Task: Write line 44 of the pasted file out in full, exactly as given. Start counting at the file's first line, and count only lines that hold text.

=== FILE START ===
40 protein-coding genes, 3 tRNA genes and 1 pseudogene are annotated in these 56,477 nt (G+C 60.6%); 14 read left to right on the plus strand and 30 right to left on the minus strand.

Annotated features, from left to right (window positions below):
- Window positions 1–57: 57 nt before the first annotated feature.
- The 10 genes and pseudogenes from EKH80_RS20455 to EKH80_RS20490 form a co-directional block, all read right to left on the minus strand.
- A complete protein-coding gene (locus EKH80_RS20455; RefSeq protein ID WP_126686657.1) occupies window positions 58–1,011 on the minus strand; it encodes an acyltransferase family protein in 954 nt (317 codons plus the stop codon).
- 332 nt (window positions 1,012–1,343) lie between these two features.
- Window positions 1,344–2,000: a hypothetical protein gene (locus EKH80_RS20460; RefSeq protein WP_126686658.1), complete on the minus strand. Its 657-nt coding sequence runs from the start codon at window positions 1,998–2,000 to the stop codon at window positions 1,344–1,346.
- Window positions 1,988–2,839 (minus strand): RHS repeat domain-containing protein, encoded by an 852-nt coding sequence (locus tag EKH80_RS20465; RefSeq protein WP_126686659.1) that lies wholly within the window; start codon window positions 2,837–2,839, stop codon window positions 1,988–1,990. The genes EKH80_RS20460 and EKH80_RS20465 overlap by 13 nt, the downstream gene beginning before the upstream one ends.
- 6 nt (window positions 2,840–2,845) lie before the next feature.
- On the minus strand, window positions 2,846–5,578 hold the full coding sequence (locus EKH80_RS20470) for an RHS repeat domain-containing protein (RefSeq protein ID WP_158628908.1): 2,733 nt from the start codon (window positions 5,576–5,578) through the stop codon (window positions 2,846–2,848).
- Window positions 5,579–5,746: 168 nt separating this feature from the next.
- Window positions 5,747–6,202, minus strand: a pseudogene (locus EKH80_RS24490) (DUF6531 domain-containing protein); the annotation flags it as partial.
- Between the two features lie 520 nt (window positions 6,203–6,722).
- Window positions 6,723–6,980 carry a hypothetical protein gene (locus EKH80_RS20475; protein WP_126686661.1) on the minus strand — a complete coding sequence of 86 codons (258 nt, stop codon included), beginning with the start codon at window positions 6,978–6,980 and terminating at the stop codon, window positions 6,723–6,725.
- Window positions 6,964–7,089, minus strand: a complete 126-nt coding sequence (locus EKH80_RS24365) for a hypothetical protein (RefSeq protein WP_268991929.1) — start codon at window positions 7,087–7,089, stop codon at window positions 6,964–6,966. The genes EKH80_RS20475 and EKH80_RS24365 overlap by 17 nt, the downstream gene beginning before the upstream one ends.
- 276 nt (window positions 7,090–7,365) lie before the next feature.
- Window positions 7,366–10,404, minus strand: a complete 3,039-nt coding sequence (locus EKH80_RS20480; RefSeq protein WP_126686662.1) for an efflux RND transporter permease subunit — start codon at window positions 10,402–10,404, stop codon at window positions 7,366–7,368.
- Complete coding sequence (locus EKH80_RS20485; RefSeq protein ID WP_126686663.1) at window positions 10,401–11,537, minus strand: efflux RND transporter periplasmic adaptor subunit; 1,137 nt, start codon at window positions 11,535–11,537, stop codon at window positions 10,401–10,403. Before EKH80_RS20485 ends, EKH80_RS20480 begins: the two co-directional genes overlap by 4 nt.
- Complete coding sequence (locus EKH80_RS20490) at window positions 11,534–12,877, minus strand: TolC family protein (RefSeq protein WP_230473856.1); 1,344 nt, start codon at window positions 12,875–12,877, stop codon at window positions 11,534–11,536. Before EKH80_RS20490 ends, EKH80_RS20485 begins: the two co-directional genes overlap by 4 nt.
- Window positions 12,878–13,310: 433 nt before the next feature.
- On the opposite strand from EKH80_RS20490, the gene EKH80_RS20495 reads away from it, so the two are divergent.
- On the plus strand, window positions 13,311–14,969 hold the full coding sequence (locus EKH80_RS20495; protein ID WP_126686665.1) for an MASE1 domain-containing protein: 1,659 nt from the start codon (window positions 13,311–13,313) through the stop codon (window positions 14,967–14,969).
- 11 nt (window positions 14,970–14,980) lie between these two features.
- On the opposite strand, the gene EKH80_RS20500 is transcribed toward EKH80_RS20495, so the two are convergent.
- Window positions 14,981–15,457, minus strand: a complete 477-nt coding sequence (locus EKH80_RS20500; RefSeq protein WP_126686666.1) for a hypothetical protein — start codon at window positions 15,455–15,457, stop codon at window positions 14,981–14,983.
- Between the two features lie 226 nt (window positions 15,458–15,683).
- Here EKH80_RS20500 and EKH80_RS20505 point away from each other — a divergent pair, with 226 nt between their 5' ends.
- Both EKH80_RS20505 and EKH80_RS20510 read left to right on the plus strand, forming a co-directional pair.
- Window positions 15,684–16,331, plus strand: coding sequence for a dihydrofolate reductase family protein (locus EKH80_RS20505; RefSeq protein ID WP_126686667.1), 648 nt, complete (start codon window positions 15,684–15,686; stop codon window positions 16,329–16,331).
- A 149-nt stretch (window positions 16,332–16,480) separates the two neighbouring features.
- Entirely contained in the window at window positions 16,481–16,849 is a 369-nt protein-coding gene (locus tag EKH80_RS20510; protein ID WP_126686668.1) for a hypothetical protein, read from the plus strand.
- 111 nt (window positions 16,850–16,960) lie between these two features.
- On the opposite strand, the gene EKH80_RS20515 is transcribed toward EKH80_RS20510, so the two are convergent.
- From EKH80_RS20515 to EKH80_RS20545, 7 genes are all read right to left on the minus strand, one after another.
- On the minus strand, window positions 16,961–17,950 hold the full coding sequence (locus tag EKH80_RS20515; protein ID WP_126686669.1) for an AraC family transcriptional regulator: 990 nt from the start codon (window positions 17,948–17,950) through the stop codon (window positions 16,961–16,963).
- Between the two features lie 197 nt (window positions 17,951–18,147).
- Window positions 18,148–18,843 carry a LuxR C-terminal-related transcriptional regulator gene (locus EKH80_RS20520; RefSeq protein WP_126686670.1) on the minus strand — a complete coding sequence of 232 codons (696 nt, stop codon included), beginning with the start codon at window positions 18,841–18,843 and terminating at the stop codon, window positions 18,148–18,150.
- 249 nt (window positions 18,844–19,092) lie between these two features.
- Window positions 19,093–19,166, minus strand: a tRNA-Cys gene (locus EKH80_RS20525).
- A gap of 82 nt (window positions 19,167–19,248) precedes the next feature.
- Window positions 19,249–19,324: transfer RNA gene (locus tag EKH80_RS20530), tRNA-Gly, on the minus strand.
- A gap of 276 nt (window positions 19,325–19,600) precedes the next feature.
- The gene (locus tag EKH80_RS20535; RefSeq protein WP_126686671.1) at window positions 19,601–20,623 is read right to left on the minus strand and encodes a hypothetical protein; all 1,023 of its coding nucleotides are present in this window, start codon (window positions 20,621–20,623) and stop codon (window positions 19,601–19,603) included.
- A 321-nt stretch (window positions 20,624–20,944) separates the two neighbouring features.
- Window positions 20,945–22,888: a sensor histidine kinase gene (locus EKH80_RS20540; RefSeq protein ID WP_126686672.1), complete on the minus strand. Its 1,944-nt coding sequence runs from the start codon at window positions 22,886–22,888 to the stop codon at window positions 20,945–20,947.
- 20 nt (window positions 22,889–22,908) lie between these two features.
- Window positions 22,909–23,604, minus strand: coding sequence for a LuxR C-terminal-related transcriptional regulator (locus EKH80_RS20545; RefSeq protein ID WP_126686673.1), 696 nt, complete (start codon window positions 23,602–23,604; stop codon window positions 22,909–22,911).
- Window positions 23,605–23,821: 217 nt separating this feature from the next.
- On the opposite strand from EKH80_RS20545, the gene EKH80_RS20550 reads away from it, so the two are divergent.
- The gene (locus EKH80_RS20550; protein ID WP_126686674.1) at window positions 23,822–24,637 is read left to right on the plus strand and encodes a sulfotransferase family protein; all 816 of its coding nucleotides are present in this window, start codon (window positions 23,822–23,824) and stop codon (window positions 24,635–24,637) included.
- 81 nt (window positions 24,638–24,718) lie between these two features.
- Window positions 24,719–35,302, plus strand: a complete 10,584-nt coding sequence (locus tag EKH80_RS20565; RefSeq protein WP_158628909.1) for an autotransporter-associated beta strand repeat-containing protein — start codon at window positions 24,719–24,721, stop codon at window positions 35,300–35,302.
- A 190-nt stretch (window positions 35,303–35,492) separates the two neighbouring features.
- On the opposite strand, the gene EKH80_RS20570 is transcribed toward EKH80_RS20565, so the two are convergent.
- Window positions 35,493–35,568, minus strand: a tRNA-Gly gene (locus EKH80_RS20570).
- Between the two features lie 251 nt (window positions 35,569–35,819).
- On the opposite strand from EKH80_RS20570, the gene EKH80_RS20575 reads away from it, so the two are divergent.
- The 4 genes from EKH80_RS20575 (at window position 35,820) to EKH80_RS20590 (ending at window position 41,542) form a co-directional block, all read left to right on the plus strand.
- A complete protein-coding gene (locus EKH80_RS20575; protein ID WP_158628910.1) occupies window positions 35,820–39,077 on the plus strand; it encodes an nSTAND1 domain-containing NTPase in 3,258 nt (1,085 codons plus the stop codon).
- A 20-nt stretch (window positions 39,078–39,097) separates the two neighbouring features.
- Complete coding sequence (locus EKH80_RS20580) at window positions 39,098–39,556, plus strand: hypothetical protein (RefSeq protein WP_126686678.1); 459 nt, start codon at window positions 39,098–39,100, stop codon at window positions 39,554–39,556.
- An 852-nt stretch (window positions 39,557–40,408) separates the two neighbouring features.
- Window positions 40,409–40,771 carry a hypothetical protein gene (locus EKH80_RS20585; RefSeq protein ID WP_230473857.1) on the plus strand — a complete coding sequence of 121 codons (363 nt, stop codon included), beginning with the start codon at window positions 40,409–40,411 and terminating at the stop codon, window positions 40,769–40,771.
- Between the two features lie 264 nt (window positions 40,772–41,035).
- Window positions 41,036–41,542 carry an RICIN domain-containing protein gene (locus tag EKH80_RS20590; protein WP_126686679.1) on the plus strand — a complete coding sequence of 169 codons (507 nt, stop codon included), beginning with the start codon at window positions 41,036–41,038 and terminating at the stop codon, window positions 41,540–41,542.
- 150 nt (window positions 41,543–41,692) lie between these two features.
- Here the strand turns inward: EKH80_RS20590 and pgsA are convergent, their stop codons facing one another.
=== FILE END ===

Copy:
- A 321-nt stretch (window positions 20,624–20,944) separates the two neighbouring features.